For example, White and Locke (1981) studied a multinational company and found goal setting correlated with performance for managers, clerical workers, and professionals. Burton (1984) also reported that swimmers who received training in goal setting signi? cantly improved their performance over swimmers who did not receive training. These studies illustrate the importance that goal setting has on performance in a wide range of settings. Numerous studies also reveal a positive relationship between goal dif? culty and performance.

Locke (1967) showed that the performance of subjects with hard goals were 250% higher than those with easy goals. Locke et al. (1990) reviewed over 170 research papers on goal dif? culty and performance. They found a positive relationship between goal dif? culty and performance in over 90% of the articles reviewed. Locke and Latham (1990) summarize the research on goal dif? culty and performance and conclude that in general dif? cult goals result in increased levels of performance, however, a drop in performance occurs if goals become too dif? cult. That is, dif? cult goals increase performance, however, if they become too dif? ult performance can actually decrease. This suggests the importance of maintaining a balance between setting challenging goals while at the same time making goals attainable. Goal speci? city is also important to performance. Goal theory suggests that speci? c goals result in higher levels of performance than vague non-quantitative goals such as do-best goals (Locke et al. , 1990)— do-best goals are goals that are implied by the task given to the subject or where the subject is told to do the best that they can. Several meta-analyses con? rm a positive relationship between speci? challenging goals as opposed to vague goals (Chilester and Grigsby (1984), Tubbs (1986), Mento et al. (1987), and Wood et al. (1987)). Six Sigma is known for employing challenging process improvement goals. Practitioners have noted that, “A clear goal is the center piece of Six Sigma. It is an extremely challenging goal, but still believable, unlike past campaigns for zero defects” (Pande et al. , 2000). Prior quality thought leaders have been critical of the use of arbitrary goals (Deming, 1986). However, the tenets of goal theory suggest that goals can play an effective role in quality management.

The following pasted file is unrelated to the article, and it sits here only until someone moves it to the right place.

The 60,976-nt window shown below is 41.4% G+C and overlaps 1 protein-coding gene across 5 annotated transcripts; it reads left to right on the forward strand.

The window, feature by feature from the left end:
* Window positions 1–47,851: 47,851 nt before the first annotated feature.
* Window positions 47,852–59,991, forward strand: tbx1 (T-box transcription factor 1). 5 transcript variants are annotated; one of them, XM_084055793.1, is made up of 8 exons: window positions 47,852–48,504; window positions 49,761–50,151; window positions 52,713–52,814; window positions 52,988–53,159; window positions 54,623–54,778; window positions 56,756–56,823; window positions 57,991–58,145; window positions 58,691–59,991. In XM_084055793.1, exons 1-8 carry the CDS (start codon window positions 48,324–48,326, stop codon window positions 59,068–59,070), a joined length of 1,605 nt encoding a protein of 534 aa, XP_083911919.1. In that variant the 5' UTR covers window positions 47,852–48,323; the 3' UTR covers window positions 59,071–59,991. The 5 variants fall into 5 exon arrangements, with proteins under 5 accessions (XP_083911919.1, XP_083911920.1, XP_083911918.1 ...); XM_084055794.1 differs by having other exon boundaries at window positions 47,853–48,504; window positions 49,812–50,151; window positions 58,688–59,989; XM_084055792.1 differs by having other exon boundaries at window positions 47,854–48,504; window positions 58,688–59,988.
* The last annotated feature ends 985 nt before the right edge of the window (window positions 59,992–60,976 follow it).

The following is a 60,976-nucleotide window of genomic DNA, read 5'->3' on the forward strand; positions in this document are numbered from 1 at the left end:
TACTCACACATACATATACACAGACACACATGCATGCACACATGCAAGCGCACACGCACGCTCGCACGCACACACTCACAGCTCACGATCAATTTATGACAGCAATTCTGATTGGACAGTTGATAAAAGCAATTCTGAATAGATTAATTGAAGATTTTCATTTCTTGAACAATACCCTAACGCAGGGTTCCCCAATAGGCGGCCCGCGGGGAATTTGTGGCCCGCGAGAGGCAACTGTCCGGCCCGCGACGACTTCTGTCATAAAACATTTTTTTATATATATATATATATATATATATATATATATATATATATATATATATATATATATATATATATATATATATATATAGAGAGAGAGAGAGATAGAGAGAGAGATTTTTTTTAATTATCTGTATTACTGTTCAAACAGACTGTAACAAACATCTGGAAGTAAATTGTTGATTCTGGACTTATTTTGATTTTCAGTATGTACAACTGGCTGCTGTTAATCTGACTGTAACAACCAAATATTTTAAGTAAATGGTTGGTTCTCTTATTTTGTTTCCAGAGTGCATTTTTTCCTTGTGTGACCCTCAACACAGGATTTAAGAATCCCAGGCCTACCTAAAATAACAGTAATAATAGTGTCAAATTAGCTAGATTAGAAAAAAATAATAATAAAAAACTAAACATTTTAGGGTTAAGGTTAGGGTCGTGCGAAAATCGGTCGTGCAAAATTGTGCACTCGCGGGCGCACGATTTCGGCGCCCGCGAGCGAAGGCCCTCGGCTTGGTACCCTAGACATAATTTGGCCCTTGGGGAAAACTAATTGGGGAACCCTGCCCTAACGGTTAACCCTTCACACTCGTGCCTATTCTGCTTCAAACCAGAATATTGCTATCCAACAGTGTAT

Goal setting often begins in the early phases of a Six Sigma improvement project, when data is collected from the process. This allows for the computation of baseline process performance measures like DPMO and/or Process Sigma, which becomes the basis for establishing explicit goals. Sometimes quantitative data may not exist for the process, as often occurs with a new process, and setting speci? c quantitative goals becomes more challenging. In this situation managers should seek out alternative methods to establish explicit goals, possibly using ? ancial or customer satisfaction data to set goals rather than relying on do-best goals. The role of explicit goals and performance suggests the following proposition. Proposition 1a. Six Sigma projects that employ speci? c challenging goals result in a greater magnitude of improvement than projects that do not employ speci? c challenging goals. Fig. 2 illustrates the relationship between speci? c challenging goals employed in Six Sigma and performance. The effects of training and goal commitment shown in Fig. 2 are discussed below. As noted earlier, when goals become too dif? ult a drop-off in performance can occur (Erez and Zidon, 1984). If individuals view the goal as unattainable they will often exert little effort, which decreases performance. Six Sigma sets very challenging goals, which may run the risk of being viewed as unattainable. However, training in process improvement tools and methods mitigates the dif? culty of attaining challenging improvement goals. As a result, training reduces the uncertainty involved in achieving challenging K. Linderman et al. / Journal of Operations Management 21 (2003) 193–203 197 Fig. 2. Explicit Six Sigma goals and performance. mprovement goals and makes the goals more achievable. This increases the commitment of organizational members in attaining the goals since they are now viewed as more “realistic” (Bandura, 1982, 1986). Six Sigma organizations provide extensive training programs in process improvement methods and tools (Hoerl, 2001). The extent of Six Sigma training reduces the uncertainty associated with improvement projects and increases the commitment of the organizational members. Fig. 2 indicates a relationship between training and goal commitment, which suggests the following proposition. Proposition 1b.

Training in Six Sigma increases goal commitment. Interestingly, Locke et al. (1989) found that speci? c goals also reduce performance variance. That is, speci? c quantitative goals tend to result in less deviation from the target level of performance than do-best goals. This is because goal speci? city reduces the interpretive latitude as to the intention of the goal. When goals are vague, individuals have varying interpretations of when actual performance matches desired performance, resulting in an increased level of performance variability. In some Six Sigma projects it is dif? ult to get historical data to calculate a baseline DPMO or Process Sigma. In this case a target DPMO or Process Sigma cannot be determined for goal setting purposes. This suggests the following proposition. Proposition 1c. Six Sigma projects that do not have explicit goals result in more varied magnitudes of improvement than those with explicit improvement goals. Proposition 1c emphasizes the importance of obtaining baseline data to set explicit goals. Without speci? c goals, performance variability increases which fosters the chance of two types of errors. Either not enough improvement occurs to suf? iently increase customer satisfaction, or improvement efforts exceed what is required to satisfy the customer. Both situations fail to obtain the optimal investment of time and effort in the improvement endeavor. This suggests the importance of collecting baseline data, and more broadly the importance of having a data oriented culture. 3. 2. Goals and task strategies Task strategies are methods or approaches to perform a task that involve creative innovation and conscious problem solving. Goal theory research suggests that individuals given a dif? cult goal often develop task strategies on their own.